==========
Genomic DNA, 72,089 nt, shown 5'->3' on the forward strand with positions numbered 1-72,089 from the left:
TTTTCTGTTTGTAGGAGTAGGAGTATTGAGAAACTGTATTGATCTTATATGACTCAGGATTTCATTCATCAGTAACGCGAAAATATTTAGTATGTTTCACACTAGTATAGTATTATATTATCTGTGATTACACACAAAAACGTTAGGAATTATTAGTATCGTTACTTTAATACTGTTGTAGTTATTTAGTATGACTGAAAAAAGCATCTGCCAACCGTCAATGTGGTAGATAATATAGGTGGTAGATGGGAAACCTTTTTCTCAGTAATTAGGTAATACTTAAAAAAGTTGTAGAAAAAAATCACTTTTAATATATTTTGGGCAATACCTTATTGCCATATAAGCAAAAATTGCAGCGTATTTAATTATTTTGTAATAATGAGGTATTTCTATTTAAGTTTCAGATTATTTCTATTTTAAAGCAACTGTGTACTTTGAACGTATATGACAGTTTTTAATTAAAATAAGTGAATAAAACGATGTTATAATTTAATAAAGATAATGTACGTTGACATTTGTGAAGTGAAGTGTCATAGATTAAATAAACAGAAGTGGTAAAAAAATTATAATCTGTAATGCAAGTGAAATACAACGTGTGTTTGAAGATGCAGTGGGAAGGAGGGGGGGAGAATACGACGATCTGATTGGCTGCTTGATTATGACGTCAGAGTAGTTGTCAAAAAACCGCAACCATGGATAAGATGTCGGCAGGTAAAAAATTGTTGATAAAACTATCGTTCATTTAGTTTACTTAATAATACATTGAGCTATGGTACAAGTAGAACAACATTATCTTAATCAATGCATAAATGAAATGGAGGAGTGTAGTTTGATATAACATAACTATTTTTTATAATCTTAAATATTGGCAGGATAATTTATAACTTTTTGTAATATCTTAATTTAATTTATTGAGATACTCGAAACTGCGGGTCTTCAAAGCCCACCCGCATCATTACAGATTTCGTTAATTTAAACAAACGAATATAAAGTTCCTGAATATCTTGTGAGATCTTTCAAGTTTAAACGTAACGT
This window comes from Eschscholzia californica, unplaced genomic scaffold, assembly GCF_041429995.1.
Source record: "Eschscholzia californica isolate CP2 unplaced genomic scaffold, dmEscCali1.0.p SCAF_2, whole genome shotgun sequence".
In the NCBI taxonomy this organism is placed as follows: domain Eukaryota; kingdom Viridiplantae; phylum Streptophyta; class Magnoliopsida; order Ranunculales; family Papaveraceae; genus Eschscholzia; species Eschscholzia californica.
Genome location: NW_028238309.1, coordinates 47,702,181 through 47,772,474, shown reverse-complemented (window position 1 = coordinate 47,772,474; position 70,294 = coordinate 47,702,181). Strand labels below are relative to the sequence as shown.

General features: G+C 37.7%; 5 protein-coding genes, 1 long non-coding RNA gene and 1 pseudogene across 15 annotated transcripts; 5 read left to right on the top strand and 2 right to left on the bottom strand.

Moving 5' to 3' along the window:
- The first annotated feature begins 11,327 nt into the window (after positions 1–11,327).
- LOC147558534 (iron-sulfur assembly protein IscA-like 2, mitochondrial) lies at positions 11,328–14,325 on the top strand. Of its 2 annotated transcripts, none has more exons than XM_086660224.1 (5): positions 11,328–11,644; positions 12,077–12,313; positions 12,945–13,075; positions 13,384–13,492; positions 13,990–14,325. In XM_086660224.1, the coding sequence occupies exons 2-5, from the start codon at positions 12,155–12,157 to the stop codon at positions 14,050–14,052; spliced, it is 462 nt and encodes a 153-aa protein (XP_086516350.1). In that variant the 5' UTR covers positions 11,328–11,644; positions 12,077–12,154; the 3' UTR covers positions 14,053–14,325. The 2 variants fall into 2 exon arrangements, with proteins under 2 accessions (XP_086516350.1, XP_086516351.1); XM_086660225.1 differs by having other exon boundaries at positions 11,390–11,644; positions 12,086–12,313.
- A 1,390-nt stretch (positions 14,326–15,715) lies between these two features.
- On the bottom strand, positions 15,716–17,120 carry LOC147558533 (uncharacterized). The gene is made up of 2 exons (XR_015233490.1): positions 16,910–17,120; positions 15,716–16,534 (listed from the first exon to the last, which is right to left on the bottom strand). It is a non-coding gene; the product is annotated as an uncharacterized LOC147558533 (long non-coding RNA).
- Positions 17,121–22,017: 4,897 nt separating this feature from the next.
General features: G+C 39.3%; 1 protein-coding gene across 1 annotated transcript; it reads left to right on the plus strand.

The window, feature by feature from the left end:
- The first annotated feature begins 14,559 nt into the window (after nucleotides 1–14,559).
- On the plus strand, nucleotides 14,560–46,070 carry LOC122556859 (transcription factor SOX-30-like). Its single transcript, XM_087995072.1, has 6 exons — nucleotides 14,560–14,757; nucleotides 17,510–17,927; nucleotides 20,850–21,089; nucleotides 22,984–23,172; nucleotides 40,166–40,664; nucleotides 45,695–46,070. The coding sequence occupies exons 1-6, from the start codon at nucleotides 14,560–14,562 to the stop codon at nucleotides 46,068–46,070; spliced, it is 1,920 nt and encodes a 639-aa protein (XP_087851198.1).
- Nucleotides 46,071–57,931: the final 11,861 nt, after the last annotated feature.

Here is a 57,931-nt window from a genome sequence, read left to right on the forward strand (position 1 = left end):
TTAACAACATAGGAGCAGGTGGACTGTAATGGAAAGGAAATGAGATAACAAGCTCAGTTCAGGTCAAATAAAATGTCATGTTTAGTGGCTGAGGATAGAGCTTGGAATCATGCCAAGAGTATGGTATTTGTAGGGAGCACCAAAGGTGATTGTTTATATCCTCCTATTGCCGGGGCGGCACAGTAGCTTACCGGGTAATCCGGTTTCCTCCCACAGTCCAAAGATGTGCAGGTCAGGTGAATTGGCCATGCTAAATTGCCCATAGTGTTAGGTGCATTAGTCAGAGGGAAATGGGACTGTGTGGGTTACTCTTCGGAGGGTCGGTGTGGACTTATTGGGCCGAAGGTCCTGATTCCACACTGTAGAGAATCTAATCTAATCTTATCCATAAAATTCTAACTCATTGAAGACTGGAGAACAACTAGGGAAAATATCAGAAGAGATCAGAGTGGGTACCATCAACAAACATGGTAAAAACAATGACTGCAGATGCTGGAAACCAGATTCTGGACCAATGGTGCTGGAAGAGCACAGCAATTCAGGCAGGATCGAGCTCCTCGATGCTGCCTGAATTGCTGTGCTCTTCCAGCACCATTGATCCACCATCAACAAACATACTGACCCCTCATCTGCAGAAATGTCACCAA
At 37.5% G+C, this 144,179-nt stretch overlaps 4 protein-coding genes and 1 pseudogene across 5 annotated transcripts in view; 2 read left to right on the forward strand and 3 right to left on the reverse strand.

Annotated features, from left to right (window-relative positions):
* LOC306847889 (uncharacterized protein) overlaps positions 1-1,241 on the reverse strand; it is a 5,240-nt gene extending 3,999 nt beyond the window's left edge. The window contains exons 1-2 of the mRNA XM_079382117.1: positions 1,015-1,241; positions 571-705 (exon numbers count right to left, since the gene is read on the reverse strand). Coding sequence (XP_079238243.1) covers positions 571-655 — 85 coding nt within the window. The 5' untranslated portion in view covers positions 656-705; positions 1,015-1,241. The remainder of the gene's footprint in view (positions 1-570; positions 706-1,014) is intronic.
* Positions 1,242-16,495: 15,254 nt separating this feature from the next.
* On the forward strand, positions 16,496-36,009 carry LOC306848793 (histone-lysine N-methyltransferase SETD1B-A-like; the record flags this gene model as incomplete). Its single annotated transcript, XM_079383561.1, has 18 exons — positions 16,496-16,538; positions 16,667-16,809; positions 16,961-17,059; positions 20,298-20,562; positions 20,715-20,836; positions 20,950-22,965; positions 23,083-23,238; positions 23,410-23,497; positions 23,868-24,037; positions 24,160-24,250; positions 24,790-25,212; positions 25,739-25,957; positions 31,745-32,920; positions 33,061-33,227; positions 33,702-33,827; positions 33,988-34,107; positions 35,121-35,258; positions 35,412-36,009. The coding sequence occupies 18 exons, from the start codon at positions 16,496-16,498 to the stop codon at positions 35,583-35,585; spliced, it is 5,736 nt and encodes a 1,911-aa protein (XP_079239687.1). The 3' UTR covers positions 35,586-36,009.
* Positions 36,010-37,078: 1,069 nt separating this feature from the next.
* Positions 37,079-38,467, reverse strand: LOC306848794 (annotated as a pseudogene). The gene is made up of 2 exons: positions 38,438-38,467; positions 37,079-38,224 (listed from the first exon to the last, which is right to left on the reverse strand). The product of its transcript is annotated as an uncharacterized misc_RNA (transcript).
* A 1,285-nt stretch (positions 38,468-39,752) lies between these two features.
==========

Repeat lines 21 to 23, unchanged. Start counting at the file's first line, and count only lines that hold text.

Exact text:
At 37.5% G+C, this 144,179-nt stretch overlaps 4 protein-coding genes and 1 pseudogene across 5 annotated transcripts in view; 2 read left to right on the forward strand and 3 right to left on the reverse strand.

Annotated features, from left to right (window-relative positions):
* LOC306847889 (uncharacterized protein) overlaps positions 1-1,241 on the reverse strand; it is a 5,240-nt gene extending 3,999 nt beyond the window's left edge. The window contains exons 1-2 of the mRNA XM_079382117.1: positions 1,015-1,241; positions 571-705 (exon numbers count right to left, since the gene is read on the reverse strand). Coding sequence (XP_079238243.1) covers positions 571-655 — 85 coding nt within the window. The 5' untranslated portion in view covers positions 656-705; positions 1,015-1,241. The remainder of the gene's footprint in view (positions 1-570; positions 706-1,014) is intronic.